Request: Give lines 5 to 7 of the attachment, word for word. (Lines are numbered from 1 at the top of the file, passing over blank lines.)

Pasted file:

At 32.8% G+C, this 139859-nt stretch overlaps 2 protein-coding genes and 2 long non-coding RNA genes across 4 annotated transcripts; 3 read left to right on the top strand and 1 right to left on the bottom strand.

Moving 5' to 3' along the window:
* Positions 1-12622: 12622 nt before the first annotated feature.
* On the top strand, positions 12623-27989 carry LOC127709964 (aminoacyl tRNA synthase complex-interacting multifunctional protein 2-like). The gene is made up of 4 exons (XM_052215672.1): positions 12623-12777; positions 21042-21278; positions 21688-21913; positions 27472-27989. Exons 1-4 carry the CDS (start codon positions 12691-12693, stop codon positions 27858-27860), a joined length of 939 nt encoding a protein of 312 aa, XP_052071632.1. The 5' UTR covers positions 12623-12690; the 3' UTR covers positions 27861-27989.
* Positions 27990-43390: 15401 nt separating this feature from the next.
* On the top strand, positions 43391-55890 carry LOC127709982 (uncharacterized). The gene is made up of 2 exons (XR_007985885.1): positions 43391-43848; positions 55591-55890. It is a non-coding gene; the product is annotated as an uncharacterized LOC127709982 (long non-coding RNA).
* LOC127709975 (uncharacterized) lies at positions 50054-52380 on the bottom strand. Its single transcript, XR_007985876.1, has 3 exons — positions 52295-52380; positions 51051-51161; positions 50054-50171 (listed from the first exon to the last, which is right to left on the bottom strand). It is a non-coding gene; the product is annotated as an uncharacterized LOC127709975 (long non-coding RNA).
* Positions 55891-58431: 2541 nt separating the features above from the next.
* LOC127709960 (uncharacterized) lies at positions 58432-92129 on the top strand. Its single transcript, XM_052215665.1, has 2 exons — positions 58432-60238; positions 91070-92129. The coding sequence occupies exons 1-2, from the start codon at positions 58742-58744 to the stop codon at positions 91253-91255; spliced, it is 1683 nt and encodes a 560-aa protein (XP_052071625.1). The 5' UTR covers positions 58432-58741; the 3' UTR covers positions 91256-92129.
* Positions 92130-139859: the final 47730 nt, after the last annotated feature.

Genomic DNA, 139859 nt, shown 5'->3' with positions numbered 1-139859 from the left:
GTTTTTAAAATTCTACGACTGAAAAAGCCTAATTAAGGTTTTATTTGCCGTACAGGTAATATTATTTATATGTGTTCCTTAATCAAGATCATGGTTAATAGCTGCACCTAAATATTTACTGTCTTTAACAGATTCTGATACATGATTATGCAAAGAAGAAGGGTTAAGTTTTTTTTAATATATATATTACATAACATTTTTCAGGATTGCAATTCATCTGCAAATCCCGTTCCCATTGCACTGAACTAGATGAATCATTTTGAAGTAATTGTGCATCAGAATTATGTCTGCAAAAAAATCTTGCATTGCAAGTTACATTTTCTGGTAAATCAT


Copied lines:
* Positions 27990-43390: 15401 nt separating this feature from the next.
* On the top strand, positions 43391-55890 carry LOC127709982 (uncharacterized). The gene is made up of 2 exons (XR_007985885.1): positions 43391-43848; positions 55591-55890. It is a non-coding gene; the product is annotated as an uncharacterized LOC127709982 (long non-coding RNA).
* LOC127709975 (uncharacterized) lies at positions 50054-52380 on the bottom strand. Its single transcript, XR_007985876.1, has 3 exons — positions 52295-52380; positions 51051-51161; positions 50054-50171 (listed from the first exon to the last, which is right to left on the bottom strand). It is a non-coding gene; the product is annotated as an uncharacterized LOC127709975 (long non-coding RNA).